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SOME JUSTICES DOUBT CONGRESSIONAL MANDATE OF N-WASTE SITES IS LEGAL

Some Supreme Court justices expressed doubts Monday that Congress may lawfully force states to dispose of low-level radioactive waste generated within their borders.

Justice Sandra Day O'Connor, with apparent sarcasm, described as a "pretty clever scheme" a federal law - challenged by New York - that gives each state until 1996 to provide a disposal site for such waste.If the law is constitutional, she said, then perhaps Congress "can require a state to take over a pro rata share of the national debt," or force states to build more prisons or require them to give medical care to the elderly poor.

Justice Anthony M. Kennedy called the radioactive waste law "a step further than Congress has ever gone" in seeking to control state activities. If the law is constitutional, he suggested, the federal government also might be able to order each state to confiscate illegal handguns.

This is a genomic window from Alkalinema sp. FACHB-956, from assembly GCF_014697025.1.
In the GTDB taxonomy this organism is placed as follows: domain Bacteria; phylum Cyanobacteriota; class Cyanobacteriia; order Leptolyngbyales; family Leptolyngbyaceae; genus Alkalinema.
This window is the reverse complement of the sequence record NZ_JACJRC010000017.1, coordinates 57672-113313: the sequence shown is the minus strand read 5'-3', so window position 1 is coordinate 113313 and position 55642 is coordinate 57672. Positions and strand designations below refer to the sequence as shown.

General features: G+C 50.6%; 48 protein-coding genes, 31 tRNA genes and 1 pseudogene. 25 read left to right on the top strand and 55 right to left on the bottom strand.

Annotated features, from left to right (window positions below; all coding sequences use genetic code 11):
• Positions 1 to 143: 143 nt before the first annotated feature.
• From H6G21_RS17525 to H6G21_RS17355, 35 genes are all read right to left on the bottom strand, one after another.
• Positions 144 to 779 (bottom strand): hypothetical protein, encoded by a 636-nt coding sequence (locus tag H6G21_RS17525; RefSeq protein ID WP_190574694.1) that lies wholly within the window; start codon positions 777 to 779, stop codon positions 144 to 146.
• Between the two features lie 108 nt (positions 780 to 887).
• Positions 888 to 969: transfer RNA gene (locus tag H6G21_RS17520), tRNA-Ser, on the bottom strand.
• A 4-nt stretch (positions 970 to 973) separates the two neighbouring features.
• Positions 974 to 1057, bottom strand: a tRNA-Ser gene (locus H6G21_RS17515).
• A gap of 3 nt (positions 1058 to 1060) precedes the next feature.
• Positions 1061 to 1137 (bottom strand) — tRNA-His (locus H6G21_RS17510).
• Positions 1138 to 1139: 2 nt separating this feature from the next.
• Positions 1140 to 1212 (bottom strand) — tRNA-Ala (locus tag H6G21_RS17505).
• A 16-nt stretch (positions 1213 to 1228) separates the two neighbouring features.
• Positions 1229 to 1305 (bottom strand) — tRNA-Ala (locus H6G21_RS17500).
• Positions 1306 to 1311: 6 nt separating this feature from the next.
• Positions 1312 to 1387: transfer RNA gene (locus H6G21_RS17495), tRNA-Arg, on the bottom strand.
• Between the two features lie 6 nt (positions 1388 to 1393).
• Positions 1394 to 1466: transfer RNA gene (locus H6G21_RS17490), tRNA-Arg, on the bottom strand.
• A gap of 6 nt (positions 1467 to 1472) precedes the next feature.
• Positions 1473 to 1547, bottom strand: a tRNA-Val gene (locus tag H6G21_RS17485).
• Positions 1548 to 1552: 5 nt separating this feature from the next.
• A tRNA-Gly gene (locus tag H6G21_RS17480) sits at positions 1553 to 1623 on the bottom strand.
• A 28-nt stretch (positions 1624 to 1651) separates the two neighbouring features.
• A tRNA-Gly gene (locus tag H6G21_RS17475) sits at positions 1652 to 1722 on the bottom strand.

Justice Department lawyer Lawrence Wallace agreed that the statute "is a novel approach." But the situation is unusual, he said.

Congress was responding to a request by the National Governors Association to a deal with a problem of "broad national concern," he said. How to dispose of the waste "must be solved if the people are to continue to enjoy the benefits of energy from nuclear power," he said.

The Bush administration's defense of the law was supported Monday by three states: Washington, Nevada and South Carolina. Those states have sites for radioactive waste and fear the burden on them if the other states do not also set up disposal sites.

William B. Collins, an assistant attorney general from Washington, said if the high court strikes down the federal law, "We have no choice but to accept all waste or shut down the site."